MANCHESTER, New Hampshire (CNN) - Republican presidential candidate Mitt Romney said Monday his upcoming speech about religion is not "a JFK speech" to ease concerns about his Mormon faith, but called the subject an important one in the campaign.
"I've long anticipated that at some point, I'd be talking about the role of religion in a free society," the former Massachusetts governor told reporters. "That's what I'll be talking about."
Romney's campaign announced Sunday that he would give a speech on "Faith in America" on Thursday at former President George H. W. Bush's presidential library in College Station, Texas. Though the topic evokes the 1960 speech to Southern Baptist leaders given by John F. Kennedy, who became the first Roman Catholic president, Romney said that's not what he has in mind.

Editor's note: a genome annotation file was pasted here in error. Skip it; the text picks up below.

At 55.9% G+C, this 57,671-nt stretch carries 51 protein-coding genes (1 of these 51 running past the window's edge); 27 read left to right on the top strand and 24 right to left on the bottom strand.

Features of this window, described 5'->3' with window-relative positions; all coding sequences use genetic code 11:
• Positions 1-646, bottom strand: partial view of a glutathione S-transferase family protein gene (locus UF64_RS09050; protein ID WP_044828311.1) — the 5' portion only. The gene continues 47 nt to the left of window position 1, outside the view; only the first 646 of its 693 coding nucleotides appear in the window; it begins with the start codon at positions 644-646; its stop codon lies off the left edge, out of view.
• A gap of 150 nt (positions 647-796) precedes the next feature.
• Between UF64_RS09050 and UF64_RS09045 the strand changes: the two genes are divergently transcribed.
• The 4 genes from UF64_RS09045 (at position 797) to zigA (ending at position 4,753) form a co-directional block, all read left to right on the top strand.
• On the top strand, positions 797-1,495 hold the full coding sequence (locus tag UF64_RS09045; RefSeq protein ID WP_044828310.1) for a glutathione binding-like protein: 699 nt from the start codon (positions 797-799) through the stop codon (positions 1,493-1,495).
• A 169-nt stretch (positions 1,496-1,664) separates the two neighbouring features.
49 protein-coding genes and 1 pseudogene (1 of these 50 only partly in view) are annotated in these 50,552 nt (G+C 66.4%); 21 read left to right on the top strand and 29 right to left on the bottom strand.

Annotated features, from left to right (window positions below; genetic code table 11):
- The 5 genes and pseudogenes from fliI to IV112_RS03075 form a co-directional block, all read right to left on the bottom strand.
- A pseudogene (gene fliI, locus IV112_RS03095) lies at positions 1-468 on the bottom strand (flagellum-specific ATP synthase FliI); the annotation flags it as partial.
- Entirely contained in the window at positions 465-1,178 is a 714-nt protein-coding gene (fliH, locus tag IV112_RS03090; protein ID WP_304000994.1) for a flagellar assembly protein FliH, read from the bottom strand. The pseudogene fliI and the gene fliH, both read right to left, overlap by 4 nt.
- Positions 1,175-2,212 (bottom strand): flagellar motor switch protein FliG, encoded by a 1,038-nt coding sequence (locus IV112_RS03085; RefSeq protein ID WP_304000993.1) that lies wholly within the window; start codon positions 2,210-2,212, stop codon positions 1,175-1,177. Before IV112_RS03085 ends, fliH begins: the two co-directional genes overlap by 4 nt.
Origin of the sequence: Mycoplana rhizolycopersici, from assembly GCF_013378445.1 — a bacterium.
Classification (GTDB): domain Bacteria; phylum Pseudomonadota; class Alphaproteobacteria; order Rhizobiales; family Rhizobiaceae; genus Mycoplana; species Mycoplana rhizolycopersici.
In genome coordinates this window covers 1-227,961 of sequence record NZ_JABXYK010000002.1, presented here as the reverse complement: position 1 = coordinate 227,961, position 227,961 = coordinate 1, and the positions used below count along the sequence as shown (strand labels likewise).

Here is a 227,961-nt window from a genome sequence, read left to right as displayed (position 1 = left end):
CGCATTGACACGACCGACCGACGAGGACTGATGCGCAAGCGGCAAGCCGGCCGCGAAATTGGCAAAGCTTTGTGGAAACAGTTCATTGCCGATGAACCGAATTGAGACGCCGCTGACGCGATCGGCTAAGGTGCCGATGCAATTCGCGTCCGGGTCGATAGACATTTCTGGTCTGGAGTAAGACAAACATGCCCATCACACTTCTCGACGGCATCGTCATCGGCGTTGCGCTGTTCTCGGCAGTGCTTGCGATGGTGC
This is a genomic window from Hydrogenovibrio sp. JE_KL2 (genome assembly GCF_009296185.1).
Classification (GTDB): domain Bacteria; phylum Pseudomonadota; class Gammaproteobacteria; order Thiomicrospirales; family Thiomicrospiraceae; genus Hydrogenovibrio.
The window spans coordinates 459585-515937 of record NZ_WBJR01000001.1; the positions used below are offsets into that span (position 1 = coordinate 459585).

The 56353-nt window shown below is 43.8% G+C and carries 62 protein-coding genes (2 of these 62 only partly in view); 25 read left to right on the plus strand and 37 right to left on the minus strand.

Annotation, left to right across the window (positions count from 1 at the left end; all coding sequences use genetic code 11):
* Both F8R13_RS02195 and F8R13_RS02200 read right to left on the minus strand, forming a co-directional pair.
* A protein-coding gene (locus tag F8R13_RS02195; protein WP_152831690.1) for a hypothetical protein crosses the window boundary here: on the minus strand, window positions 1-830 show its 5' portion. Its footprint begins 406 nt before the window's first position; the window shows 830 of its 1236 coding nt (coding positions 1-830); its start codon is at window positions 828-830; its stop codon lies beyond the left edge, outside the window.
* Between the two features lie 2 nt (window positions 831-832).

"I'm not going to be giving a JFK speech," Romney said. "He gave the definitive speech on discrimination relating to a political campaign, and what he said makes sense to me. I'm going to be talking about the role of religion and faith in America, in a free society."
However, he added, "I certainly will answer some questions related to how my own faith will inform my presidency."
- CNN Chief National Correspondent John King contributed to this report